Chuck Marsh: Sure. You're being modest. I think I'm the one who accidentally skipped by that. I am Chuck Marsh. I'm the Oscar Stauffer professor of journalism and mass communications. Oscar Stauffer was an old Kansas journalist and gentlemen and I just, as I told his family, it's an honor to go to work every day in his name. I've always been flattered by that position. Since last February, I have been associate dean for research and faculty development, which means I stepped into that leadership position a few weeks before all hell broke loose. So it's been a real education. Anyway, those are my functions in the School of Journalism. My research agenda, you had asked about that, is -- this is interesting to me and maybe no one else. I love classical rhetoric, the old Aristotle, Plato and Socrates, and taking their lessons of persuasion and relationship building and applying those to modern marketing professions, like PR, marketing and advertising.
Maddie Hall: How has this semester been different when comparing the Spring 2020 semester response to the pandemic to the current fall semester response to the pandemic?
Chuck Marsh: One of the biggest differences was having been able to begin the spring semester with the face-to-face with students. So when we made the adjustment, I realized I was much better at imagining the student being there. This is going to sound weird because I still see students' faces on the screen. Although as we've gone farther into the semester and, and the stresses and strains are getting worse, I've told students if I'm teaching totally online, they can turn off their camera if they want to. And frankly, most of them do. And, and so the lack of just personal visual contact for me has, has been the biggest difference.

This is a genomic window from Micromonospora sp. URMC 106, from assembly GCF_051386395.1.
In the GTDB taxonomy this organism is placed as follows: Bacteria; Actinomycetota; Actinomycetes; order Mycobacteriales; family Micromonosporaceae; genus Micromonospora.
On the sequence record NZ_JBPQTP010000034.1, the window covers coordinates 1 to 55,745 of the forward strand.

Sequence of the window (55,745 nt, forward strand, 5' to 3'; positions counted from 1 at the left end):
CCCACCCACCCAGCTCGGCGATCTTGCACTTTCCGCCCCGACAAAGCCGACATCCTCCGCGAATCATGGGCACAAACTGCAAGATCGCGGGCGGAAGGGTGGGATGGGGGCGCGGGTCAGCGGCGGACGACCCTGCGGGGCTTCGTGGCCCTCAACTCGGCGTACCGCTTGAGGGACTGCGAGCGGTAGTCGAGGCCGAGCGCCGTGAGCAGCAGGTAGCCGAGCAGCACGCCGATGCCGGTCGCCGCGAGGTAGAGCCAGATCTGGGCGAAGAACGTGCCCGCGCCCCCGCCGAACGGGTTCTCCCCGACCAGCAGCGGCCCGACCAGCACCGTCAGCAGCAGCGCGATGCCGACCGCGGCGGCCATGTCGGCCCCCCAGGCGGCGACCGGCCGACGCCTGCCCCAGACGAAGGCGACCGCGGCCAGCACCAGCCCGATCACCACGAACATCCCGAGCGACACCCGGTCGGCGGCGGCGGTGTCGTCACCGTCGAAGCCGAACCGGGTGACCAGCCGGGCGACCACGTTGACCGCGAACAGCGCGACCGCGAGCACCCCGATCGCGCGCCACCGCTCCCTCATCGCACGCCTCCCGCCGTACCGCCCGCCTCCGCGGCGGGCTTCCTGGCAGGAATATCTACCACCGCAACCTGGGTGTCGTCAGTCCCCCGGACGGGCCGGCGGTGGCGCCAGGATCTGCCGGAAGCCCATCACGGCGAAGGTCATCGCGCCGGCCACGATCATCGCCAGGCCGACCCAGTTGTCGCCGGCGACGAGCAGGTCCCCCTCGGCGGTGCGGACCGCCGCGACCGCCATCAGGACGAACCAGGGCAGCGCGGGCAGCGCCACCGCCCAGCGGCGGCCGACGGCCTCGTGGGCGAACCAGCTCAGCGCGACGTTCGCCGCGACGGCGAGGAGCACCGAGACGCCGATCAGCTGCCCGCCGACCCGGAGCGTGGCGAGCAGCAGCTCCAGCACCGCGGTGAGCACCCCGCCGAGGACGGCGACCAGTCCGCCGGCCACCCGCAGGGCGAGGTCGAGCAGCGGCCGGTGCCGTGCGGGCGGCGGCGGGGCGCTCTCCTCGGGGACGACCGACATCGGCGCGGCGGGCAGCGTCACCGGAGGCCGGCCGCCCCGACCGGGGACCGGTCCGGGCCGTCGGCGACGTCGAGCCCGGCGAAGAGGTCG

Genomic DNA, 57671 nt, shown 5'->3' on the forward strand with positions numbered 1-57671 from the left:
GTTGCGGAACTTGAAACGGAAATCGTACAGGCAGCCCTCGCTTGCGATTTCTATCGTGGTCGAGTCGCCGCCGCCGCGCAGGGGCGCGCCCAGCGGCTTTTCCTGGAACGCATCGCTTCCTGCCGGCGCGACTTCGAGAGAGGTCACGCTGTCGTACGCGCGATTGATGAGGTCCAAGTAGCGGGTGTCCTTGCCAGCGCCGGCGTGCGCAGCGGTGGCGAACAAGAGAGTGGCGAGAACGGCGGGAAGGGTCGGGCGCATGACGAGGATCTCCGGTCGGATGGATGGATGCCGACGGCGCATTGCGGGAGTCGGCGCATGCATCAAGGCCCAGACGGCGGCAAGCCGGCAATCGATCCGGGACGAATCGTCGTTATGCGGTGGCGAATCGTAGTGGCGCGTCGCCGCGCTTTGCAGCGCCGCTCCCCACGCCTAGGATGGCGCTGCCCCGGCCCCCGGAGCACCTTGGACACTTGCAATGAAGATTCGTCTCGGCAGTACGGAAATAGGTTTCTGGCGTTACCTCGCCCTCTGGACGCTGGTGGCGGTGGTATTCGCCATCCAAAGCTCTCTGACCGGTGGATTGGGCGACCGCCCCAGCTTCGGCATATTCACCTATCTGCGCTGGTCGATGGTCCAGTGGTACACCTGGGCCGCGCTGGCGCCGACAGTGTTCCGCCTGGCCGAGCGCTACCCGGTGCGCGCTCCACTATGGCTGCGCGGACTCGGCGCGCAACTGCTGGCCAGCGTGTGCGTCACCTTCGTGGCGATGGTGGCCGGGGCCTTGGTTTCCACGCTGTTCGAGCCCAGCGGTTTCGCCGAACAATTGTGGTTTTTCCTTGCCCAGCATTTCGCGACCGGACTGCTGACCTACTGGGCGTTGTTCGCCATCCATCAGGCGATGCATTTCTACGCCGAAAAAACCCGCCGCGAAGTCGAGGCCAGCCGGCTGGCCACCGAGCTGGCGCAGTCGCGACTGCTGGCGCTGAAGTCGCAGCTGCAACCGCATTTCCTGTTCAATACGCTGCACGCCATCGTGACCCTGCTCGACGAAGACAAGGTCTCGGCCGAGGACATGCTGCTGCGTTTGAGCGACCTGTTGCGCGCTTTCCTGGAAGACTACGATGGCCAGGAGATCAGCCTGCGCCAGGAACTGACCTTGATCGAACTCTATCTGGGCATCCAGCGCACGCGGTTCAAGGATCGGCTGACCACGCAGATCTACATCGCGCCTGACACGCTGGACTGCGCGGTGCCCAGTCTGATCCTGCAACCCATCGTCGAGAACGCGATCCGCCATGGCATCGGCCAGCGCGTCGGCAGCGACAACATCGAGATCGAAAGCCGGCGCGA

Maddie Hall: How has your workload changed as a result of the pandemic?
Chuck Marsh: That's hard for me to say because my workload has changed also, so much because of this new associate dean job that I took on. It was kind of an unexpected situation for us. So it's, I'm sorry. I don't have a very good answer for this. My workload has just gone right through the ceiling, but I think part of it is attributable to the pandemic and part of it is attributable to my kind of unexpectedly taking on a new job.
I found that I'm more productive. I'm getting more done every day than I used to because it has to get done. The sacrifice, and I don't really know if this relates to your question or not, but the sacrifice that's painful for me is and I'm sorry, this isn't all about me, and this is my choice to do what I'm about to say, but 40% of my job is supposed to be research. And, and that is so deeply fulfilling for me and because of the needs of Zoom and additional student needs that have to come first. And I certainly agree with that. My research is probably down to about 10% of what I'm doing, and I sure don’t mean to sound like poor me, but that is sure affecting job satisfaction.
Maddie Hall: How has your perception of the pandemic changed over time and how have you been emotionally coping with it?
Chuck Marsh: I'm very fortunate in emotionally coping with it. Gosh, I don't know how to say this without sounding bragging. I have a nice home and a wonderful marriage. And we were able to persuade one of my daughters to move back home, which has been great security for me, knowing she's safe and sound. So I'm -- emotionally, the adjustment for me has just not been that difficult. Being a professor and loving my research, being solitary is not that unusual for me. I have a joke coat of family arms. I designed a family coat of arms for myself, and the Latin motto is “me solum relinquatis,” which means leave me alone. And the image is the chair and a book and some music and a glass of wine. So this -- this has been easier for me than almost anyone I know.